The Council of Trullo, Canon 62 (7th century CE)
The so-called Kalends, and what are called Bota and Brumalia, and the full assembly which takes place on the first of March, we wish to be abolished from the life of the faithful. And also the public dances of women, which may do so much harm and mischief. Moreover we drive away from the life of Christians the dances given in the names of those falsely called gods by the Greeks whether of men or women, and which are preformed after an ancient and un-Christian fashion; decreeing that no man from this time forth shall be dressed as a woman, nor any woman in the garb suitable to men. Nor shall he assume comic, satyric, or tragic masks; nor may men invoke the name of the execrable Bacchus when they squeeze out the wine in the presses; nor when pouring out wine into jars [to cause a laugh], practicing in ignorance and vanity the things which proceed from the deceit of insanity. Therefore those who in the future attempt any of these things which are written, having obtained knowledge of them, if they be clerics we order them to be deposed, and if laymen to be cut off.
Photios s.v. polluted days (810-893 CE)
On the day of the festival of Dionysos during the month of Anthesterion the souls of the departed come up.
Photios s.v. that from the wagons (810-893 CE)
This is about those mocking openly. For in Athens at the festival of the Khoes those reveling on the wagons mocked and reviled those they met and they did the same also at the Lenaia.
Etymologicum Gudianum s.v. Zagreus (ca. 10th century CE)
The one who greatly hunts, as the writer of the Alcmeonis said Mistress Earth, and Zagreus highest of all the gods. That is, Dionysos.
Richard of St.-Victor, Sermones centum 177.1036 (12th century CE)
What wickedness takes place during this feast; fortune-tellings, divinations, deceptions and feigned madnesses. On this day, having been seized up by the furies of their bacchant-like ravings and having been inflamed by the fires of diabolical instigation, they flock together to the church and profane the house of god with vain and foolish rhythmic poetry in which sin is not wanting but by all means present, and with evil sayings, laughing and cacophony they disrupt the priest and the whole congregation applauds for the people love these things.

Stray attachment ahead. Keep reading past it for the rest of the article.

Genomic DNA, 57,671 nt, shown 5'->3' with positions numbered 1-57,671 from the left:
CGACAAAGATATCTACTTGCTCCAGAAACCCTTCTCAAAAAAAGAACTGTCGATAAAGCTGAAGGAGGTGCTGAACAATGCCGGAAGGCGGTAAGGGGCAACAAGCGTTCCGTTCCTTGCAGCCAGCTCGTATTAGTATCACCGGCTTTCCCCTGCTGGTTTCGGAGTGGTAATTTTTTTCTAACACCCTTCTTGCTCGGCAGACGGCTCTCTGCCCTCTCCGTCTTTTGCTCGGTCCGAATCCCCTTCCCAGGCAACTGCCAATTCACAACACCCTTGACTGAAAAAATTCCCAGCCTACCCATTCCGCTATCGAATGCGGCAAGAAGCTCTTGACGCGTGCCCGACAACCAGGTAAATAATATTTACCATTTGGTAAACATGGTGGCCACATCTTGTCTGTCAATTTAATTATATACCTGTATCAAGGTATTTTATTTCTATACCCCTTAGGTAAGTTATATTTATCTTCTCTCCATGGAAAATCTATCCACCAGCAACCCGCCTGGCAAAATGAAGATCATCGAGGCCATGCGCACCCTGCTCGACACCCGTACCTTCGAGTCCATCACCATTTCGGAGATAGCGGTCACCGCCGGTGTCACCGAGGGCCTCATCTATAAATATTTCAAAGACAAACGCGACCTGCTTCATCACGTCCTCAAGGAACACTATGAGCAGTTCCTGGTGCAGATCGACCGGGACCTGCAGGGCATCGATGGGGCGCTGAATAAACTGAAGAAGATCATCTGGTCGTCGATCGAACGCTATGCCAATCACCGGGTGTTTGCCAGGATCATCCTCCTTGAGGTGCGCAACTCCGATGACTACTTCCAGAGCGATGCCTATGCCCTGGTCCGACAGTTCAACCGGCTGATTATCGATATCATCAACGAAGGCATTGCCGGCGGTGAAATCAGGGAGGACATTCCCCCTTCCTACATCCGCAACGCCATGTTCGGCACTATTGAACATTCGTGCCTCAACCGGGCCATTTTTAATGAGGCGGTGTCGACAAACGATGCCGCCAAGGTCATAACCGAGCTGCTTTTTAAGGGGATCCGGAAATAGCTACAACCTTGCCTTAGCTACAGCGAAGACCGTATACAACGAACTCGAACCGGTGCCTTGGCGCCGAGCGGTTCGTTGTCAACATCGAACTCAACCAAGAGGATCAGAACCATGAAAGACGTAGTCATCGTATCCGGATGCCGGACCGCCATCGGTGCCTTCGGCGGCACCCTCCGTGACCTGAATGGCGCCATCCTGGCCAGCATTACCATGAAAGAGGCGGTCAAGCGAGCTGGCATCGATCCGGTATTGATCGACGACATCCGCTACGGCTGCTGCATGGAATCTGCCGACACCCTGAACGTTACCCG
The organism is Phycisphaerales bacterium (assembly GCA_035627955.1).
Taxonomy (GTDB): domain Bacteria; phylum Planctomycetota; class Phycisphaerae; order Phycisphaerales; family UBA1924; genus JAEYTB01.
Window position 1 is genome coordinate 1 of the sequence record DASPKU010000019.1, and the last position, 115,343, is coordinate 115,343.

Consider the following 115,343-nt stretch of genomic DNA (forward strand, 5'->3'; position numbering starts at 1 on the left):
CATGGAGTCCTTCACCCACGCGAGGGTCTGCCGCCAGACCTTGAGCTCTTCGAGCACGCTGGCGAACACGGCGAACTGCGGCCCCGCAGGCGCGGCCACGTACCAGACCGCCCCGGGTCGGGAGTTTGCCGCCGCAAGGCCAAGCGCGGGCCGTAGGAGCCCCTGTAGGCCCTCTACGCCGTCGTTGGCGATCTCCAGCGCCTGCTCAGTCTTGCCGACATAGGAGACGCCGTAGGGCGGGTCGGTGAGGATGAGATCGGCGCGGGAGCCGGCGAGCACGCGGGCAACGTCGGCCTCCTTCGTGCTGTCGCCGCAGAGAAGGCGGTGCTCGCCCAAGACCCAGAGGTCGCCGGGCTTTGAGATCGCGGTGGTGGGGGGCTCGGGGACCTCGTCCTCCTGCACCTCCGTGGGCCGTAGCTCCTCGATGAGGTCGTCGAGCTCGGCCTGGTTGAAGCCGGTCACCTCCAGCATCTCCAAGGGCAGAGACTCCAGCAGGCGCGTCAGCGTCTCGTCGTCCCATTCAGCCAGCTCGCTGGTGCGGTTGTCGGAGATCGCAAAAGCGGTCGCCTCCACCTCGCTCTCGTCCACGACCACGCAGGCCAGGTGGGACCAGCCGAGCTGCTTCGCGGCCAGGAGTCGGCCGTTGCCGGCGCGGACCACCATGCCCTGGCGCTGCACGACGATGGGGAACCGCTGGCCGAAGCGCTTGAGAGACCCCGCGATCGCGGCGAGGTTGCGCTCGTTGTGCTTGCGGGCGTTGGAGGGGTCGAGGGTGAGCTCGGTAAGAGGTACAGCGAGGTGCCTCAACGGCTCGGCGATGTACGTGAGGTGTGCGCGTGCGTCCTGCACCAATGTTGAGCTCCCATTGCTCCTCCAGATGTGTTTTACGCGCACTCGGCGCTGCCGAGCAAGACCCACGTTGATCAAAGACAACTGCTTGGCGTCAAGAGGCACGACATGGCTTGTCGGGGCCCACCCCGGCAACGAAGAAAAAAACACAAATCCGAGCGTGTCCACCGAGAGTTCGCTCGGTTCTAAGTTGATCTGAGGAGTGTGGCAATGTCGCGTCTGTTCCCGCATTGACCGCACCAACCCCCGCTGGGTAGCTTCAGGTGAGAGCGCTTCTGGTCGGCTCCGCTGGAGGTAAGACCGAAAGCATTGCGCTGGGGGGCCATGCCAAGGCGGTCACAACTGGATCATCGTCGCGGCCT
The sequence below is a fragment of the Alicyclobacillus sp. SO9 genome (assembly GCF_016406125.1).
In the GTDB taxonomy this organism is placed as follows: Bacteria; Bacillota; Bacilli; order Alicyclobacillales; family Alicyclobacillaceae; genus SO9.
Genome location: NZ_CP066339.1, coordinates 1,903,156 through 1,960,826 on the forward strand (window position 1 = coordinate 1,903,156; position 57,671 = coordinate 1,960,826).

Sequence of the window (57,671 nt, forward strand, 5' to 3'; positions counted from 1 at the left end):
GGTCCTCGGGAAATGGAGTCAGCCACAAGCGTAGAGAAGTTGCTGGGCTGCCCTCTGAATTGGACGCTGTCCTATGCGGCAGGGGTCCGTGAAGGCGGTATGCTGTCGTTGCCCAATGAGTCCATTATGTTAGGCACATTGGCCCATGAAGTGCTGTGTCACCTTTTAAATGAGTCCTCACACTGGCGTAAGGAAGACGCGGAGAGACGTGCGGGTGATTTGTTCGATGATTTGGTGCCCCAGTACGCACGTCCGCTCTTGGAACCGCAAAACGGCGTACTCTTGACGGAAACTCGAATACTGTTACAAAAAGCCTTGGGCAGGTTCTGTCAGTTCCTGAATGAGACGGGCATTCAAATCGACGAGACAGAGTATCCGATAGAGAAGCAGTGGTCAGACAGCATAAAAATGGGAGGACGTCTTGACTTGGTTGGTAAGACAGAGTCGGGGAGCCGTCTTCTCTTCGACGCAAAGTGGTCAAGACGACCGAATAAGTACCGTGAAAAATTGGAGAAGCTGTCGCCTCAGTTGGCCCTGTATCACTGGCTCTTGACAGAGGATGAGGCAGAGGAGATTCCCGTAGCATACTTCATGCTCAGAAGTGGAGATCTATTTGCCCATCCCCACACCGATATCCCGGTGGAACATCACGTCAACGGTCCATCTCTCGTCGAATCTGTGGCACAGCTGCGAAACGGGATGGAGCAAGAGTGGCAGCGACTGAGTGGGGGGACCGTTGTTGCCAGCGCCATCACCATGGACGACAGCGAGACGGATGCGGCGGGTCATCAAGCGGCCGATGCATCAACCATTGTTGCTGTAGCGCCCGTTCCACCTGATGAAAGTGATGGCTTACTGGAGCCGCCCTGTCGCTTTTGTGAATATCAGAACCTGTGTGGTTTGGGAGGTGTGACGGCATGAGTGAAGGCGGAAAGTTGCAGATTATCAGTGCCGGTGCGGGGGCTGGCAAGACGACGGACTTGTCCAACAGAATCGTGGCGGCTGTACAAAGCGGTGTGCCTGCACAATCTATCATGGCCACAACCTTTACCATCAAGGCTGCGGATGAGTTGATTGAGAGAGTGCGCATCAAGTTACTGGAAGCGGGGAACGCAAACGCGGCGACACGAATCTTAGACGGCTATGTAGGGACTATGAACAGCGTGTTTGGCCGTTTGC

Angelo Poliziano, Fabula Di Orfeo Scene 5 (1480 CE)
Ho! Bacchus! Ho! I yield thee thanks for this!
Through all the woodland we the wretch have borne:
So that each root is slaked with blood of his:
Yea, limb from limb his body have we torn
Through the wild forest with a fearful bliss:
His gore hath bathed the earth by ash and thorn!—
Go then! thy blame on lawful wedlock fling!
Ho! Bacchus! take the victim that we bring!
Record of the interrogation of the barbes Martino and Pietro (1492)
Asked why the said synagogue is held, he replies that it derives from the fact that they as a custom were in the habit of adoring a certain idol called Bacchus and Baron and also the Sibyl and the Fairies and that Baron and the Fairies were accustomed to holding congregations during which there was no respect between daughter and father, nor with the godmother, as there is, however, outside the said synagogue. And in the synagogue, by night, when the candle was out, they mixed and each took the woman he could have, without recognising her and without speaking while the synagogue lasted; and if a son was begotten, he was the most appropriate and apt to exercise the office of barbe; and he said other things, that his companion had previously said.
Luís Vaz de Camões, Os Lusíadas Book Eight (1524-1580 CE)
So, lower’d the night, the sullen howl the same,
And, ’mid the black-wing’d gloom, stern Bacchus came;
The form, and garb of Hagar’s son he took,
The ghost-like aspect, and the threat’ning look.
Andrew Tooke, The Pantheon representing the Fabulous Histories of the Heathen Gods and Most Illustrious Heroes (1713 CE)
That is no wonder; for ’tis Bacchus himself, the god of wine, and the captain and emperor of drunkards. He is crown’d with ivy and vine leaves. He has a thyrsus instead of a scepter; that is, a javelin with an iron head, encircled by ivy or vine leaves in his hand. He is carried in a chariot, sometimes drawn by tigers and lions and sometimes by lynxes and panthers. And like a king he has his guards, who are a drunken band of satyrs, demons, nymphs that preside over the wine presses, fairies of the fountains and priestesses. Silenus sometimes comes after him sitting on an ass that bends under his burden.